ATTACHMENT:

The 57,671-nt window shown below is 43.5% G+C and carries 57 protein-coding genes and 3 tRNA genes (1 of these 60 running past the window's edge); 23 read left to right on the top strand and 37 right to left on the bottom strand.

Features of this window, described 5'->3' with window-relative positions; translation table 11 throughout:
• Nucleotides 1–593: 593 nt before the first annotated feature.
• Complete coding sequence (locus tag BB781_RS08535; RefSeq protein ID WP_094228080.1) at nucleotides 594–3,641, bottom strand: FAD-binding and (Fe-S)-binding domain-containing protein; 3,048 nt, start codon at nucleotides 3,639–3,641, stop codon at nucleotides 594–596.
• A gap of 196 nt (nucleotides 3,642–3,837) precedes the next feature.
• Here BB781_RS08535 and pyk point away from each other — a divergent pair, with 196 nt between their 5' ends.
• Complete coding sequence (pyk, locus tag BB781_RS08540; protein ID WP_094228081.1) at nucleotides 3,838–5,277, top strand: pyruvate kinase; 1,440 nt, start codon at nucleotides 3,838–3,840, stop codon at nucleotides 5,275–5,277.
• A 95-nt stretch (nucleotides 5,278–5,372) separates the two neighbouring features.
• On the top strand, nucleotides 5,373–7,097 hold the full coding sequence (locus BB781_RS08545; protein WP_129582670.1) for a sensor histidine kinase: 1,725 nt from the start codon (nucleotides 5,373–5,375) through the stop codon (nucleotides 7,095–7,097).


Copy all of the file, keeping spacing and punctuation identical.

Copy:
The 57,671-nt window shown below is 43.5% G+C and carries 57 protein-coding genes and 3 tRNA genes (1 of these 60 running past the window's edge); 23 read left to right on the top strand and 37 right to left on the bottom strand.

Features of this window, described 5'->3' with window-relative positions; translation table 11 throughout:
• Nucleotides 1–593: 593 nt before the first annotated feature.
• Complete coding sequence (locus tag BB781_RS08535; RefSeq protein ID WP_094228080.1) at nucleotides 594–3,641, bottom strand: FAD-binding and (Fe-S)-binding domain-containing protein; 3,048 nt, start codon at nucleotides 3,639–3,641, stop codon at nucleotides 594–596.
• A gap of 196 nt (nucleotides 3,642–3,837) precedes the next feature.
• Here BB781_RS08535 and pyk point away from each other — a divergent pair, with 196 nt between their 5' ends.
• Complete coding sequence (pyk, locus tag BB781_RS08540; protein ID WP_094228081.1) at nucleotides 3,838–5,277, top strand: pyruvate kinase; 1,440 nt, start codon at nucleotides 3,838–3,840, stop codon at nucleotides 5,275–5,277.
• A 95-nt stretch (nucleotides 5,278–5,372) separates the two neighbouring features.
• On the top strand, nucleotides 5,373–7,097 hold the full coding sequence (locus BB781_RS08545; protein WP_129582670.1) for a sensor histidine kinase: 1,725 nt from the start codon (nucleotides 5,373–5,375) through the stop codon (nucleotides 7,095–7,097).